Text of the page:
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An ice cream truck turf war in upstate New York may finally melt away, as the owner of a business called Sno Cone Joe could soon be forced to chill out behind bars.
Joseph Malatino, who owns the Sno Cone Joe franchise in Gloversville, New York, has threatened rival ice cream trucks in town before, but he's finally push-popped the police's buttons. His icy turf war began to thaw when Malatino and his girlfriend were arrested for taunting and threatening the driver of a rival truck called Mr. Ding-a-Ling, reports the Times Union.
Malatino, 34, and his 21-year-old girlfriend are facing a double scoop of criminal charges: harassment and stalking.
Though "Sno Cone Joe stalked Mr. Ding-A-Ling" sounds incredibly amusing, harassment itself is far from it.
States have a variety of flavors of criminal harassment (and none of them are "chocolate"). They can include general harassment crimes and more specific forms of harassment like stalking and cyberstalking.
Criminal harassment occurs when someone intentionally alarms, annoys, torments or terrorizes someone else. It can't be something petty like knocking a rival company's ice cream -- though that's cruel, too. Most states require that the behavior cause a credible threat to the victim's safety.
Stalking is the unwanted pursuit of another person, which can include:
In Malatino's case, he allegedly accosted a 53-year-old Mr. Ding-A-Ling driver, telling him that "This is my town!" and "You don't have a chance!"
That might not sound too bad. But Malatino and his girlfriend also allegedly tailed the trucks while blaring loud music, and even shouted at Mr. Ding-a-Ling's customers several times, reports the Times Union.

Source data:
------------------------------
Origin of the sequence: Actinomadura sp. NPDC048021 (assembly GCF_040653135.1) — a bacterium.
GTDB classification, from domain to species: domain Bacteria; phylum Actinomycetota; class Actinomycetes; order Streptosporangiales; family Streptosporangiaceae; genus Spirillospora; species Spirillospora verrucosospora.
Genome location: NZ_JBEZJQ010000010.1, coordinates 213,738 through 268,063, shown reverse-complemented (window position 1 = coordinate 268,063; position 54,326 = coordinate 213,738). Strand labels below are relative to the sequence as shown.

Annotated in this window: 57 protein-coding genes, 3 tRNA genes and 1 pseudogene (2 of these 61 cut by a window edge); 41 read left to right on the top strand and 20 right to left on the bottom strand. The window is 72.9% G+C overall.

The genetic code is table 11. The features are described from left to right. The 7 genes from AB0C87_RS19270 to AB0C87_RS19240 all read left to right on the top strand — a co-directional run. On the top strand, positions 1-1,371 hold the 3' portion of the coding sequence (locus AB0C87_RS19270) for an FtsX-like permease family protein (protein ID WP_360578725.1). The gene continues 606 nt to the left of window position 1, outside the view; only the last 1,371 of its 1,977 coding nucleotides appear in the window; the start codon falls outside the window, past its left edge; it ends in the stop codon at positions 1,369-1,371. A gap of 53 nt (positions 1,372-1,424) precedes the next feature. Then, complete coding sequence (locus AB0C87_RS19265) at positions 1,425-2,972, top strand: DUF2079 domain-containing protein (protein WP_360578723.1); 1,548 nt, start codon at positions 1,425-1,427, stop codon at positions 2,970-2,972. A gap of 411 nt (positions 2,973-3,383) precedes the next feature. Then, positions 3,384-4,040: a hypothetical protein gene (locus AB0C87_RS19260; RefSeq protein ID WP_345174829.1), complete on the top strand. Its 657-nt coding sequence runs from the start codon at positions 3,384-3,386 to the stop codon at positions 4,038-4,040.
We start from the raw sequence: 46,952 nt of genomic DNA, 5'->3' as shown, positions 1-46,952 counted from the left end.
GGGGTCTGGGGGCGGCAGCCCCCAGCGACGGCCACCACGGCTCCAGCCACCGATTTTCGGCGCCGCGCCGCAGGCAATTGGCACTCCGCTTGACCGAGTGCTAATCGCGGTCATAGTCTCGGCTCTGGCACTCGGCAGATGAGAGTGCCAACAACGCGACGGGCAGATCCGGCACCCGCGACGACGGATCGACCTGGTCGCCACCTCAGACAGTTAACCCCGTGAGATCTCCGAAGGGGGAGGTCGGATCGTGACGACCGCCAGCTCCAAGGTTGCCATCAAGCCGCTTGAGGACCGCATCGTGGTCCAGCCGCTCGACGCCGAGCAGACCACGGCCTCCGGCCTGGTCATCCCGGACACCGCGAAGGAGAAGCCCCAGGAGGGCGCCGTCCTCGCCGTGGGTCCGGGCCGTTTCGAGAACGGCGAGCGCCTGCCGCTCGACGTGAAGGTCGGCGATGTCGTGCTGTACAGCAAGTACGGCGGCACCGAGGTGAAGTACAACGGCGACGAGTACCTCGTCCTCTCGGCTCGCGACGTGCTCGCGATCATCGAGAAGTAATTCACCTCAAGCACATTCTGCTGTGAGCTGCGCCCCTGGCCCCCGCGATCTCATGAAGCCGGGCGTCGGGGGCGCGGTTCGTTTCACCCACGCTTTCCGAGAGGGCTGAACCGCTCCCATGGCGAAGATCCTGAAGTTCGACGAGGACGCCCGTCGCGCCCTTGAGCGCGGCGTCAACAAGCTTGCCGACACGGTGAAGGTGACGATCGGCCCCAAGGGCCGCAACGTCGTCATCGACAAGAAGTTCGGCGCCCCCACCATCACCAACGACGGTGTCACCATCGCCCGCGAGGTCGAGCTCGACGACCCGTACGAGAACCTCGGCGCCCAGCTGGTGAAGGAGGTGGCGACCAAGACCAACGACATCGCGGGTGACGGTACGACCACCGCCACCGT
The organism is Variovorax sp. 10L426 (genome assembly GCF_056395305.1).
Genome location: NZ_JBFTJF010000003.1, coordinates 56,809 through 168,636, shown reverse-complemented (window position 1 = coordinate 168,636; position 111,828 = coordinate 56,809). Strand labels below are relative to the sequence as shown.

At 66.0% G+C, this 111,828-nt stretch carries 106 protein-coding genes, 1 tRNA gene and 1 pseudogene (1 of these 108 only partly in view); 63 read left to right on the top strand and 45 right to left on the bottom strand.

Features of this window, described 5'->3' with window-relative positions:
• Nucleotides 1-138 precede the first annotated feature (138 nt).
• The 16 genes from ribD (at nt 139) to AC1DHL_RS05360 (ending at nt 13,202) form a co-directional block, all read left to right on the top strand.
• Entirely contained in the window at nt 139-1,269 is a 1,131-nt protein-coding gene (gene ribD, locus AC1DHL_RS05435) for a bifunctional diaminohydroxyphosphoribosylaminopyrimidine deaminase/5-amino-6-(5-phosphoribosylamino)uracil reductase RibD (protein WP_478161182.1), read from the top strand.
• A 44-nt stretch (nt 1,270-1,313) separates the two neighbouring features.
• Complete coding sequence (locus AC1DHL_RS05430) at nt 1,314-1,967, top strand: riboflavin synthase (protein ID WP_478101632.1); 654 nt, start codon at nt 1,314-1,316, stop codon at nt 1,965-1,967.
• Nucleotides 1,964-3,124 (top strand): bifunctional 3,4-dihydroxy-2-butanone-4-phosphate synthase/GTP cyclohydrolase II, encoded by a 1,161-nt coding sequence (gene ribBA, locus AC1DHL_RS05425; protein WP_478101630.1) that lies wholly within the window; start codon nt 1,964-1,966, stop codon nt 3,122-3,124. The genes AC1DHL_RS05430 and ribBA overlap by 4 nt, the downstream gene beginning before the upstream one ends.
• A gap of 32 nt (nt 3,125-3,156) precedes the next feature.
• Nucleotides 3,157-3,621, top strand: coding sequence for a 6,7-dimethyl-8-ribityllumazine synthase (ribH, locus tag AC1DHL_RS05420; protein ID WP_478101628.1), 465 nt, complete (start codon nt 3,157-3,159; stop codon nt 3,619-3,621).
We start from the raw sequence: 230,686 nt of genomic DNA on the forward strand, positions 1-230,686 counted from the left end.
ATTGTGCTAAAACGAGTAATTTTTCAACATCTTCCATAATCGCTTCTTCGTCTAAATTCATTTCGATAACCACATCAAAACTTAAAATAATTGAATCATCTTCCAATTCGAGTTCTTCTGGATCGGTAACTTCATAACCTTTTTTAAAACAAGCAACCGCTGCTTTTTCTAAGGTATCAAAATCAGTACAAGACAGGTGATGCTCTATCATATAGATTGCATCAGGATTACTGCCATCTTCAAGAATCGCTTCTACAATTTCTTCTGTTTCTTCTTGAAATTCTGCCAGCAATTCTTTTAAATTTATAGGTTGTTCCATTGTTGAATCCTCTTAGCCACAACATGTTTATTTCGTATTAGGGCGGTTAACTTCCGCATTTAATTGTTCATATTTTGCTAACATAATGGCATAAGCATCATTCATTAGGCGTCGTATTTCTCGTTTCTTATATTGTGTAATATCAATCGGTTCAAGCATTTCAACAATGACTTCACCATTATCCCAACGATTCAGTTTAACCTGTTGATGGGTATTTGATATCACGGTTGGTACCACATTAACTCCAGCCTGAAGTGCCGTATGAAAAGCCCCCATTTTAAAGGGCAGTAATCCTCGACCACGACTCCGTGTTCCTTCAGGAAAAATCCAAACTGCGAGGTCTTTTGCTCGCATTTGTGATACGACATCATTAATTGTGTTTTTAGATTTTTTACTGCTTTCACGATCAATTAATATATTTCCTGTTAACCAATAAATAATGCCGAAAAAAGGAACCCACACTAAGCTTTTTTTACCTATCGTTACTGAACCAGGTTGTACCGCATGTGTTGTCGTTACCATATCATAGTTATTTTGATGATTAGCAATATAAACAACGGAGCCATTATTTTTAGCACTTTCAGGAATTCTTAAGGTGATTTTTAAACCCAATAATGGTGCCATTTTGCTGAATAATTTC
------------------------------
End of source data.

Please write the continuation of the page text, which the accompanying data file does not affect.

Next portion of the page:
Another key aspect of stalking is that there usually needs to be a pattern of harassment.
"In the past, Malatino has been warned for this type of behavior," a police captain told the Times Union. In fact, Malatino's harassment led another ice cream vendor to high-tail it outta town last summer. But Malatino wouldn't let up, which isn't a huge surprise since he's been at it for the better part of a decade, reports the Times Union.
So here's the slow-churned stalking recipe: Tailgating a rival ice cream truck with music blasting + Triple-Dipped Threats = One sticky stalking mess.
If you want to stop being harassed or stalked, and a "pretty please, with a cherry on top" doesn't work, then take that Fudgsicle to court.
Meeting with a lawyer can help you understand your options and how to best protect your rights. Visit our attorney directory to find a lawyer near you who can help.